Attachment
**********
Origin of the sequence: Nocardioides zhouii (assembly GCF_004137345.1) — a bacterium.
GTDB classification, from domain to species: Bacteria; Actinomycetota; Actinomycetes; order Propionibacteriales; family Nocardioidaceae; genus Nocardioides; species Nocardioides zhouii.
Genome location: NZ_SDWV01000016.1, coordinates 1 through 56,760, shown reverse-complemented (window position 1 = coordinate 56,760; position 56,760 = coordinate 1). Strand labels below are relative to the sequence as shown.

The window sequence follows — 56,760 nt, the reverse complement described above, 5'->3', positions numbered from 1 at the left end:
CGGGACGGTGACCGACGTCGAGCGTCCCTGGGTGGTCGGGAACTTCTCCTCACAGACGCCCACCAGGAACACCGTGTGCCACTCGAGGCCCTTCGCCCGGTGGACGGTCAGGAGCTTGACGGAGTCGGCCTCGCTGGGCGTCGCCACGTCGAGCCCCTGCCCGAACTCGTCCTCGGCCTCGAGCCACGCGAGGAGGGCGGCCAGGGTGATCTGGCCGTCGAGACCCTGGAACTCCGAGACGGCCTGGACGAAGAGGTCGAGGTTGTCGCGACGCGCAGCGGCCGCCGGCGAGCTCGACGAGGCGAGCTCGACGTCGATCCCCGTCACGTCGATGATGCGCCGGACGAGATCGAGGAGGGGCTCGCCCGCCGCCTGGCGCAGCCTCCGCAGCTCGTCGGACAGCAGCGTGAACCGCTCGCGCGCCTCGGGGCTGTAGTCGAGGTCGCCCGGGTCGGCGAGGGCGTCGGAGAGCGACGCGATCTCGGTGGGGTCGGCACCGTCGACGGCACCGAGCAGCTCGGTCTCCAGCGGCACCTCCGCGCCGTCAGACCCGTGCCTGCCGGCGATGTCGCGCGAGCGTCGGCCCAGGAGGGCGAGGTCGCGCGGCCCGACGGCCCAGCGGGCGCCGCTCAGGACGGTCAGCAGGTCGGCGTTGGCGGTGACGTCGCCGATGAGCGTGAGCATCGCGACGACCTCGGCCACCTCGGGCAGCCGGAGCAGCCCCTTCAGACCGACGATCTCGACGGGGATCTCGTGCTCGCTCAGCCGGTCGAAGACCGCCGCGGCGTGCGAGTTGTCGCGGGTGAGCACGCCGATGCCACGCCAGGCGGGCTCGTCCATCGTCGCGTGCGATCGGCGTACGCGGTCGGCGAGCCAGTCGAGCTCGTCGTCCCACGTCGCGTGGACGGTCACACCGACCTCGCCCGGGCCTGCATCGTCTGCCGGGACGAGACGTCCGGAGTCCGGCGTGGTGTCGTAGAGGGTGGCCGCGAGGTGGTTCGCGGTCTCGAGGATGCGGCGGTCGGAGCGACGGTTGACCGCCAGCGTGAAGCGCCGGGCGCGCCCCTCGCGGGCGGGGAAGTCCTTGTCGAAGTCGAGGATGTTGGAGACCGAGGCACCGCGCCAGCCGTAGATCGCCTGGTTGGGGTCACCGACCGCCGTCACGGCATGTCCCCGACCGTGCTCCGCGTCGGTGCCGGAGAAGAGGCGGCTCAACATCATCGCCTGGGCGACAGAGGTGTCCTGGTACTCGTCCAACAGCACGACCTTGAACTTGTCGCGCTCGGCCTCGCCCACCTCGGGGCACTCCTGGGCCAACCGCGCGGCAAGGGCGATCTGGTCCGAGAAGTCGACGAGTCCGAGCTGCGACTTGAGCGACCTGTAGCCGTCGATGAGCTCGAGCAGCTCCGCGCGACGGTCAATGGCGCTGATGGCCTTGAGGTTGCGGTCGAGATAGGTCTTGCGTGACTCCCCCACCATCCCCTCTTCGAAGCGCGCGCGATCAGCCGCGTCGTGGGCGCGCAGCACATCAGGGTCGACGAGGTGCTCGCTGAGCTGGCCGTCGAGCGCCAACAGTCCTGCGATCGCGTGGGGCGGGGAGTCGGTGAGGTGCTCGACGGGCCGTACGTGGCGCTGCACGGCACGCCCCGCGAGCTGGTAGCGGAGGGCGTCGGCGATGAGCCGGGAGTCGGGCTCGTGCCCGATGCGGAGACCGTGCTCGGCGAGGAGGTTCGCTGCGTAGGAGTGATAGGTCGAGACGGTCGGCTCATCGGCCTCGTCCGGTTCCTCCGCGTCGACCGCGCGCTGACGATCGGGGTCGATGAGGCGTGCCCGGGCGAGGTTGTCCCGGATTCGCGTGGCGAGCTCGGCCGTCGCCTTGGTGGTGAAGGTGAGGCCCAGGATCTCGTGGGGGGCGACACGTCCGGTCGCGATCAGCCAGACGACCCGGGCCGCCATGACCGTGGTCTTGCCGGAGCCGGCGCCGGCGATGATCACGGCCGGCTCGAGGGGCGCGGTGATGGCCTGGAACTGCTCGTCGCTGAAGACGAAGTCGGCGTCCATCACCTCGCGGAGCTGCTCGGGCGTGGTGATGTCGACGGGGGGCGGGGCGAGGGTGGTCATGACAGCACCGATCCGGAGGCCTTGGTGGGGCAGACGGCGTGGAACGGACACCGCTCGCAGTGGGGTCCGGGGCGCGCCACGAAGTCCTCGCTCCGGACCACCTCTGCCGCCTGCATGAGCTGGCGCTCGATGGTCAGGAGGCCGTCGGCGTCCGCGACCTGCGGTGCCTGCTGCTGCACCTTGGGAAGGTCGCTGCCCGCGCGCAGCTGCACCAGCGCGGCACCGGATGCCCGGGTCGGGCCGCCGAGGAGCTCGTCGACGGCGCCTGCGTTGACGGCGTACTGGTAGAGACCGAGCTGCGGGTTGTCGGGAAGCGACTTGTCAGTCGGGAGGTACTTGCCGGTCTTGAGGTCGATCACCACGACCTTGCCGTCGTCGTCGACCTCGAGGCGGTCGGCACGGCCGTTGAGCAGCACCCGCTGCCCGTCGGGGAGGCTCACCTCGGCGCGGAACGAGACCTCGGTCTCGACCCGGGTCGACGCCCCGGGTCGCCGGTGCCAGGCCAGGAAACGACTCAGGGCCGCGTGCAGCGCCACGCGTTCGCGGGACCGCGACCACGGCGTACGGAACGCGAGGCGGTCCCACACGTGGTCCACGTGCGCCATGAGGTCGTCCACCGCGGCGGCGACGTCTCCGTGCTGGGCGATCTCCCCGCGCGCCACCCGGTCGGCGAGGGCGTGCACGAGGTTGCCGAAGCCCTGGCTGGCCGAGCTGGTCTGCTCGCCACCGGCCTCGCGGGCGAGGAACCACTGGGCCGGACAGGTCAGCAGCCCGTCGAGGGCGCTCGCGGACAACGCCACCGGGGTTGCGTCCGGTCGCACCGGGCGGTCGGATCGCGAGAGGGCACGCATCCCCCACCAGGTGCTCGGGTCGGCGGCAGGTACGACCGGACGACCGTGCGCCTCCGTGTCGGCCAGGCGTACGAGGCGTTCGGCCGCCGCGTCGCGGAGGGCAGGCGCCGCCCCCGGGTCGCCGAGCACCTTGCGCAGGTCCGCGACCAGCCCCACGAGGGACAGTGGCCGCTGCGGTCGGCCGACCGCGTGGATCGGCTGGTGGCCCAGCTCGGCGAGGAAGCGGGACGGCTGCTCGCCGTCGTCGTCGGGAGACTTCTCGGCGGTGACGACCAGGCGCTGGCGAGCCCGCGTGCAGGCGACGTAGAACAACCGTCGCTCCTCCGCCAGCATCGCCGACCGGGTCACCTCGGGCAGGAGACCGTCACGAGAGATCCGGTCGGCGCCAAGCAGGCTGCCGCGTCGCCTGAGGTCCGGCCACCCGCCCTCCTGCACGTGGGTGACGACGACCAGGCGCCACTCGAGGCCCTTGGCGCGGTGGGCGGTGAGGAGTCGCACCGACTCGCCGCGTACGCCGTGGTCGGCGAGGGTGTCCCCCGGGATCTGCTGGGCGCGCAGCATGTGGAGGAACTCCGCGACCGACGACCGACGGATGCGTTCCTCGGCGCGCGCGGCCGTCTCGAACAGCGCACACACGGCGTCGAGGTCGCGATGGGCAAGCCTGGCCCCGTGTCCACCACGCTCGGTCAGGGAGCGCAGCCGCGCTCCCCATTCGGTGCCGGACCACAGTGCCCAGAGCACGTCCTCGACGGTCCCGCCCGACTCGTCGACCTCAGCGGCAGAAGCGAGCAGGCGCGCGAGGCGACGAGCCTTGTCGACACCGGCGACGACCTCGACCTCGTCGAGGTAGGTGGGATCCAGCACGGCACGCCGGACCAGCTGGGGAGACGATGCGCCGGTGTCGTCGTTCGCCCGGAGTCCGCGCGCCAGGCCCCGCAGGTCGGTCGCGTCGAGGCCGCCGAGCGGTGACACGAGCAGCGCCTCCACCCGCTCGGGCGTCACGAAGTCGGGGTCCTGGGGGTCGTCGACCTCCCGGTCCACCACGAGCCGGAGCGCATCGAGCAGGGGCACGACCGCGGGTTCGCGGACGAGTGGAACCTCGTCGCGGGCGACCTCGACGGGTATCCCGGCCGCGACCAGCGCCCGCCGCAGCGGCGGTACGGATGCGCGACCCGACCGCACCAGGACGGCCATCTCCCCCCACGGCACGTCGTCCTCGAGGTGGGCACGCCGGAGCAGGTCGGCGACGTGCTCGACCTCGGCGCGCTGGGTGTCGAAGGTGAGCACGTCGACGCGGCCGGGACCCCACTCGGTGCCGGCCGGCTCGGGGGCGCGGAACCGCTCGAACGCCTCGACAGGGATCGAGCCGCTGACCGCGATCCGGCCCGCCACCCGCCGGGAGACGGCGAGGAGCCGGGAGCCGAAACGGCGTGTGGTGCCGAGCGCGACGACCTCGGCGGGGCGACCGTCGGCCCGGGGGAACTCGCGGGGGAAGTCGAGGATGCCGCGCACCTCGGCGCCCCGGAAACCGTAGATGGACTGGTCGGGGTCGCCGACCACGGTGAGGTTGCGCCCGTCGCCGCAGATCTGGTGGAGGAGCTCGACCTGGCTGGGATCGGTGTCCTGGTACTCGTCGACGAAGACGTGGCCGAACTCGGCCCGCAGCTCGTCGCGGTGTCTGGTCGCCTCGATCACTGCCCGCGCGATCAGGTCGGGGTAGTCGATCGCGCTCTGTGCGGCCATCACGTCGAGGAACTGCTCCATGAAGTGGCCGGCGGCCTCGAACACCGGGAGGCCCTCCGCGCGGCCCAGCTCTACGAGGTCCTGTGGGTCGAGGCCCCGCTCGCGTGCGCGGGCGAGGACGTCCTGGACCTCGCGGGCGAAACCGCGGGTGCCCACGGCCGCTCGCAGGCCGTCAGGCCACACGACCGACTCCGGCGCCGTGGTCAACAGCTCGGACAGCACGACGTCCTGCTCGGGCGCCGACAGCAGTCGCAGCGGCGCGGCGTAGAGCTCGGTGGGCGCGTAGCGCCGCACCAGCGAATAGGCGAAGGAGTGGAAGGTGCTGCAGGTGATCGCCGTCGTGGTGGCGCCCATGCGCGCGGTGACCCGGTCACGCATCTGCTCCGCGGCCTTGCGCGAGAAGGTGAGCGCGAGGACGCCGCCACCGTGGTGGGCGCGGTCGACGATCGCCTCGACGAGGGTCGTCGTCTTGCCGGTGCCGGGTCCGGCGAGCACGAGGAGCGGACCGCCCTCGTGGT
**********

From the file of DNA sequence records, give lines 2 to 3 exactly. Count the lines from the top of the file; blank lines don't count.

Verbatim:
GTDB classification, from domain to species: Bacteria; Actinomycetota; Actinomycetes; order Propionibacteriales; family Nocardioidaceae; genus Nocardioides; species Nocardioides zhouii.
Genome location: NZ_SDWV01000016.1, coordinates 1 through 56,760, shown reverse-complemented (window position 1 = coordinate 56,760; position 56,760 = coordinate 1). Strand labels below are relative to the sequence as shown.